The Art of Potter Hall: Why Western’s Art Department is Thriving

By Jourdan Ryan

February 5, 2013

When you walk into Potter Hall, the hub of Western’s art department, you might see decoupaged newspaper sculptures in the hallway, massive canvas paintings on the walls, or clusters of students talking about their latest masterpieces, using words and phrases like “palette knife,” “darkroom,” and “crosshatching.” Beyond these visuals, you might not know much about Potter Hall or about Western’s art department. but after looking deeper, you may discover that this department is exactly where you, and your creative mind, belong.

Western students show what they are made of with creative pieces.

Western students show what they are made of with creative pieces.

“The art department offers students a well-rounded, interdisciplinary approach to making art, providing them with experiences in a variety of media in addition to their chosen major,” art professor Geo Sipp said. “Our program is well-respected and growing fast. It has excellent synergy.”

Sipp has been a professor at Western for 12 years. His artistic journey took him to a lot of different places before he ended up teaching on our campus. He began his collegiate career at Clemson University in South Carolina and continued his education at Georgia Southern University, The Portfolio Center in Atlanta, Georgia and Indian River Community College in Florida. Sipp enjoys teaching at Western because he is able to teach diverse courses lead the programs that he oversees on his terms. He spent more than 20 years working in New York City as an illustrator.

“Western’s art department is unlike others because the professors are all established artists themselves and the small class size allows them to form relationships with all of the students,” senior Ellie Green said. “I know I’ve learned a lot from them, but it doesn’t really feel like school because it’s such a friendly environment.”

Green is an art education major who plans to get a job teaching art at the elementary or high school level when she graduates. Eventually, she wants to get a masters degree in art as well. She feels that the general knowledge in art history and basic artistic concepts that she has gained at Western have really prepared her to pursue being an art teacher in the future.

“I think my major will benefit me because I was exposed to a good base of knowledge in most forms of art making, so even if I’m not great at certain things myself, I will be able to explain it to my students,” Green said. “I think that’s an important part of the art education program. It focuses on pedagogy, but you’re also expected to have hands on experience in a wide range of media, so you will at least be able to know how to do it.”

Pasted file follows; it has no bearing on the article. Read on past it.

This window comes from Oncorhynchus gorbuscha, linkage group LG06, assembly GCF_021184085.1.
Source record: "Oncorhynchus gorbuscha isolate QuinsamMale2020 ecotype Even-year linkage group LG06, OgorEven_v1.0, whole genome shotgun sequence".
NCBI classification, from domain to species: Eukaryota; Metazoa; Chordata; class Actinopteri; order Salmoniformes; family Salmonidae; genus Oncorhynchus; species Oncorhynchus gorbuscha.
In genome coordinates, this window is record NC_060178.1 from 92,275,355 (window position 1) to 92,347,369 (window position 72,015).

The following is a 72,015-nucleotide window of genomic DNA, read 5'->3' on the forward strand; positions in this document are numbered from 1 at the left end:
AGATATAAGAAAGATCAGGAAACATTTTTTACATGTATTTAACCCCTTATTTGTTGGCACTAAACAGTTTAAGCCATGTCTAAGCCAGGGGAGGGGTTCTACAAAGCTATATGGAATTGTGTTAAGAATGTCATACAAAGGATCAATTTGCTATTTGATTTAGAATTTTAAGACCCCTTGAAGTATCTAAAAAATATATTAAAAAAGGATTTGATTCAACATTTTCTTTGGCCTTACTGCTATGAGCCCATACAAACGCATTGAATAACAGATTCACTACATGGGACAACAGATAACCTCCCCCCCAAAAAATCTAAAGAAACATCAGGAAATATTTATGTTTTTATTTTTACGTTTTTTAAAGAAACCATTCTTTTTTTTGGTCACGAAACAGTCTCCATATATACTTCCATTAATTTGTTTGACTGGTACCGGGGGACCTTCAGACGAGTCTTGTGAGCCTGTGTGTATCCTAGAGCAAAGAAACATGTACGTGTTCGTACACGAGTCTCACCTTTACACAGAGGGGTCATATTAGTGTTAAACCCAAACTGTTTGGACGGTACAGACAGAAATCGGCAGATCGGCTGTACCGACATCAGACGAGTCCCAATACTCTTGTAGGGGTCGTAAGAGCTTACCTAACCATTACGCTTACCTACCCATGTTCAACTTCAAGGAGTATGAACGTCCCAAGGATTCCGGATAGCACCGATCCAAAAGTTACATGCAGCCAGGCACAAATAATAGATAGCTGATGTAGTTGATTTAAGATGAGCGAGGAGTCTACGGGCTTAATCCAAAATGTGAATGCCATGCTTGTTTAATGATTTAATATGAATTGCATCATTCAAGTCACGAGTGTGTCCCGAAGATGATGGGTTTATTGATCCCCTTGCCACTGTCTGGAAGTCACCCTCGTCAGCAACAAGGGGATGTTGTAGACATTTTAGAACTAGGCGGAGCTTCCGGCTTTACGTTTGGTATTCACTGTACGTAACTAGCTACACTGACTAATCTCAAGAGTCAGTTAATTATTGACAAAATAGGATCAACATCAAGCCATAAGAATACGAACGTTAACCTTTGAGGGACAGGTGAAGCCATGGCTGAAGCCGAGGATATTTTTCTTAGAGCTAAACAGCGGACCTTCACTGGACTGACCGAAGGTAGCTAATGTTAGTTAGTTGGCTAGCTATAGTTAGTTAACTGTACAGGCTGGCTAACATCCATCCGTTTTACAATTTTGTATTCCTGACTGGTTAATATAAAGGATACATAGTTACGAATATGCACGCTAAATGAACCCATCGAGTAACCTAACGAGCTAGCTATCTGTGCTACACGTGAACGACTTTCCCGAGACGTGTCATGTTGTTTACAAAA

The courses offered by Western’s art department delve into a ton of different hands-on mediums to give students a well-rounded knowledge of their crafts, mediums like drawing, painting, ceramics, printmaking, photography, sculpture, and digital animation. By marrying studio courses with history courses, the art programs at Western give students a wider range of both information and personal experience.

“Prospective students should consider majoring in an art-related field because the program is set up to give you all the tools you will need to pursue any discipline in art or a combination of many,” Green said. “However, you should be prepared to work. I think a lot of people major in it because they think it will be easy, but they don’t really know what they’re getting into.”

The major programs offered by the art department may seem intense, but for a student who is wanting to pursue art as a career, they are very beneficial. Among some of the department’s most popular major programs are graphic design, studio art, and digital animation, which is the newest addition to Western’s list of art major options. There are a wide array of courses offered, ranging from typography to woodblock printmaking.

“Based on the production of art, I really enjoyed woodblock printmaking because I’m not big with working with technology, and this was exactly the opposite,” Green said. “Carving into wood is a very visceral form of art making and it was so much fun.”

Even though there are a plethora of majors, minors, and emphases to choose from, students don’t have to pick just one. In the art department, students have the ability to overlapping degree programs. In fact, this is embraced by the art department, so that each student is able to finish with a program that was tailor-made for them.

“A student may emphasize in a variety of specialties including Drawing, Painting, Printmaking, Graphic Design, Digital Animation, Photography, Sculpture, Illustration, plus minor in Art History,” Sipp said. “We have a program that can be designed to fit students’ needs and aspirations.”

For students who are passionate about art, or who have been on the fence about pursuing it as a livelihood, Western has a home for you in the art department. Potter Hall is bursting at the seams with talented artists and experienced professors, so if you’re willing to put in the work and creativity, you can follow your dreams of mastering a paintbrush, a piece of charcoal, or a chisel all the way to graduation day.

“Work diligently; don’t ever let up. Be intellectually curious, well-read and hone your writing and communication skills,” Sipp said. “Aspire to be the best, not just among your classmates, but among all those you admire working professionally in the discipline. Being tenacious at improving one’s skills in all the above-mentioned will help greatly.”